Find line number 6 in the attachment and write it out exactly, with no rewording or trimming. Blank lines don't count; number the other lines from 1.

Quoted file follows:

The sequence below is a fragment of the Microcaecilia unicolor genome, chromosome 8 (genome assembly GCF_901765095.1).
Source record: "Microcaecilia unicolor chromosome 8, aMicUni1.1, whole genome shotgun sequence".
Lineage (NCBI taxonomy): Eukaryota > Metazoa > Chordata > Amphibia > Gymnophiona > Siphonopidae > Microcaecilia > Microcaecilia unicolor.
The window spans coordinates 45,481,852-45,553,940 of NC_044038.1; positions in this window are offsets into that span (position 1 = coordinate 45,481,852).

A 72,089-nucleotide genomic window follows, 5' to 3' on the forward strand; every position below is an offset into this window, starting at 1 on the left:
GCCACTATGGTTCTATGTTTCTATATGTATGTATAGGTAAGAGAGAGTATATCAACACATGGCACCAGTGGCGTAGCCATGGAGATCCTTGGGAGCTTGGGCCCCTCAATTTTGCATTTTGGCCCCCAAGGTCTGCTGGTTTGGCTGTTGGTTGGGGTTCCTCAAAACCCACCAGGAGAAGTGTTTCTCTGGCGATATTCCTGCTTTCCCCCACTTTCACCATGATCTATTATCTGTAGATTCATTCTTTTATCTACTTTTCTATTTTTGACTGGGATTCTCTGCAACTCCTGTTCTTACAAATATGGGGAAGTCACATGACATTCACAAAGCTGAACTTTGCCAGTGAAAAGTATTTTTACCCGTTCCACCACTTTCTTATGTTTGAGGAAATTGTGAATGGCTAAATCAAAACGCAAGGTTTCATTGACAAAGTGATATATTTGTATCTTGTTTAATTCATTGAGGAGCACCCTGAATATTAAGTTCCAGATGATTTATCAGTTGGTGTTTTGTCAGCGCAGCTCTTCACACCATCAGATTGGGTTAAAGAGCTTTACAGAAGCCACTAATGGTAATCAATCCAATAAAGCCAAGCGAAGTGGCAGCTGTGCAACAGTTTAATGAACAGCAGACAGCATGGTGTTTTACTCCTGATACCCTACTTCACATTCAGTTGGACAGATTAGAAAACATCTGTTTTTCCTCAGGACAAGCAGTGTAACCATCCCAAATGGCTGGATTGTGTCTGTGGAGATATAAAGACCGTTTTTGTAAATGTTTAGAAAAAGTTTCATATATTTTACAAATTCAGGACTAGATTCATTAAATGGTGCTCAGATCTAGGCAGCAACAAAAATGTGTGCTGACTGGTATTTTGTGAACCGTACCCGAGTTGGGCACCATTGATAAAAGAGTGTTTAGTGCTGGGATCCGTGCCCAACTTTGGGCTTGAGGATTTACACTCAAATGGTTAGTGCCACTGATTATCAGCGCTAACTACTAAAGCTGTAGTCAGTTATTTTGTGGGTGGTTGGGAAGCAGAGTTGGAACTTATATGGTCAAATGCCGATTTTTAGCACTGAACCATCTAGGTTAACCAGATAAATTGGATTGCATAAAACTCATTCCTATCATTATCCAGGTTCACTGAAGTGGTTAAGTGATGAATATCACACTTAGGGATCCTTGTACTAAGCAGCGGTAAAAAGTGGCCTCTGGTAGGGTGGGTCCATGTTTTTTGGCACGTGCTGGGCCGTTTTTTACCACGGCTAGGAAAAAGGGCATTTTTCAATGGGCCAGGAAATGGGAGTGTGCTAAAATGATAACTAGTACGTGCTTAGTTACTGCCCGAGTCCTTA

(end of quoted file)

GCCACTATGGTTCTATGTTTCTATATGTATGTATAGGTAAGAGAGAGTATATCAACACATGGCACCAGTGGCGTAGCCATGGAGATCCTTGGGAGCTTGGGCCCCTCAATTTTGCATTTTGGCCCCCAAGGTCTGCTGGTTTGGCTGTTGGTTGGGGTTCCTCAAAACCCACCAGGAGAAGTGTTTCTCTGGCGATATTCCTGCTTTCCCCCACTTTCACCATGATCTATTATCTGTAGATTCATTCTTTTATCTACTTTTCTATTTTTGACTGGGATTCTCTGCAACTCCTGTTCTTACAAATATGGGGAAGTCACATGACATTCACAAAGCTGAACTTTGCCAGTGAAAAGTATTTTTACCCGTTCCACCACTTTCTTATGTTTGAGGAAATTGTGAATGGCTAAATCAAAACGCAAGGTTTCATTGACAAAGTGATATATTTGTATCTTGTTTAATTCATTGAGGAGCACCCTGAATATTAAGTTCCAGATGATTTATCAGTTGGTGTTTTGTCAGCGCAGCTCTTCACACCATCAGATTGGGTTAAAGAGCTTTACAGAAGCCACTAATGGTAATCAATCCAATAAAGCCAAGCGAAGTGGCAGCTGTGCAACAGTTTAATGAACAGCAGACAGCATGGTGTTTTACTCCTGATACCCTACTTCACATTCAGTTGGACAGATTAGAAAACATCTGTTTTTCCTCAGGACAAGCAGTGTAACCATCCCAAATGGCTGGATTGTGTCTGTGGAGATATAAAGACCGTTTTTGTAAATGTTTAGAAAAAGTTTCATATATTTTACAAATTCAGGACTAGATTCATTAAATGGTGCTCAGATCTAGGCAGCAACAAAAATGTGTGCTGACTGGTATTTTGTGAACCGTACCCGAGTTGGGCACCATTGATAAAAGAGTGTTTAGTGCTGGGATCCGTGCCCAACTTTGGGCTTGAGGATTTACACTCAAATGGTTAGTGCCACTGATTATCAGCGCTAACTACTAAAGCTGTAGTCAGTTATTTTGTGGGTGGTTGGGAAGCAGAGTTGGAACTTATATGGTCAAATGCCGATTTTTAGCACTGAACCATCTAGGTTAACCAGATAAATTGGATTGCATAAAACTCATTCCTATCATTATCCAGGTTCACTGAAGTGGTTAAGTGATGAATATCACACTTAGGGATCCTTGTACTAAGCAGCGGTAAAAAGTGGCCTCTGGTAGGGTGGGTCCATGTTTTTTGGCACGTGCTGGGCCGTTTTTTACCACGGCTAGGAAAAAGGGCATTTTTCAATGGGCCAGGAAATGGGAGTGTGCTAAAATGATAACTAGTACGTGCTTAGTTACTGCCCGAGTCCTTA